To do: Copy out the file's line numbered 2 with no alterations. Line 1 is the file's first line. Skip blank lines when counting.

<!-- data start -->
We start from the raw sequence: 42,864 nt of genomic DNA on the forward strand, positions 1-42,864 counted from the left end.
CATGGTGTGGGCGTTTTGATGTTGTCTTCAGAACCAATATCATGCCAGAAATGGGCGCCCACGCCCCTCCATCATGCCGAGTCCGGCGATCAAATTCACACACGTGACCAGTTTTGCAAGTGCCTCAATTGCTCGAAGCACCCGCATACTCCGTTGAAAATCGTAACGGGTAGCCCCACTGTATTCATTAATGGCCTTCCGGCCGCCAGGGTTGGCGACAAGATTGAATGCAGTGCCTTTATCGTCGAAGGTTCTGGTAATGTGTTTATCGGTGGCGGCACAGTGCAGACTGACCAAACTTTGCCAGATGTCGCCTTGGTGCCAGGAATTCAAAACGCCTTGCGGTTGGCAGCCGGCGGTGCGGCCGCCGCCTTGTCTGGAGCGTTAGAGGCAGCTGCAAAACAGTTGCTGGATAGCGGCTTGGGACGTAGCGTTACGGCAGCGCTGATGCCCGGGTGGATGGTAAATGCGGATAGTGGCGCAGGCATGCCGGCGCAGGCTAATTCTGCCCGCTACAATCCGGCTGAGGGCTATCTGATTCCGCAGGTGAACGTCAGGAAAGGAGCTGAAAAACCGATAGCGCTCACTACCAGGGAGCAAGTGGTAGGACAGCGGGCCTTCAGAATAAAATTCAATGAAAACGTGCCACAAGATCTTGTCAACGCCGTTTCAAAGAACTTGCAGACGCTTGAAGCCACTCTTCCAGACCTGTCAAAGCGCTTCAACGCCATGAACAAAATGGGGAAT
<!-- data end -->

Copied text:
CATGGTGTGGGCGTTTTGATGTTGTCTTCAGAACCAATATCATGCCAGAAATGGGCGCCCACGCCCCTCCATCATGCCGAGTCCGGCGATCAAATTCACACACGTGACCAGTTTTGCAAGTGCCTCAATTGCTCGAAGCACCCGCATACTCCGTTGAAAATCGTAACGGGTAGCCCCACTGTATTCATTAATGGCCTTCCGGCCGCCAGGGTTGGCGACAAGATTGAATGCAGTGCCTTTATCGTCGAAGGTTCTGGTAATGTGTTTATCGGTGGCGGCACAGTGCAGACTGACCAAACTTTGCCAGATGTCGCCTTGGTGCCAGGAATTCAAAACGCCTTGCGGTTGGCAGCCGGCGGTGCGGCCGCCGCCTTGTCTGGAGCGTTAGAGGCAGCTGCAAAACAGTTGCTGGATAGCGGCTTGGGACGTAGCGTTACGGCAGCGCTGATGCCCGGGTGGATGGTAAATGCGGATAGTGGCGCAGGCATGCCGGCGCAGGCTAATTCTGCCCGCTACAATCCGGCTGAGGGCTATCTGATTCCGCAGGTGAACGTCAGGAAAGGAGCTGAAAAACCGATAGCGCTCACTACCAGGGAGCAAGTGGTAGGACAGCGGGCCTTCAGAATAAAATTCAATGAAAACGTGCCACAAGATCTTGTCAACGCCGTTTCAAAGAACTTGCAGACGCTTGAAGCCACTCTTCCAGACCTGTCAAAGCGCTTCAACGCCATGAACAAAATGGGGAAT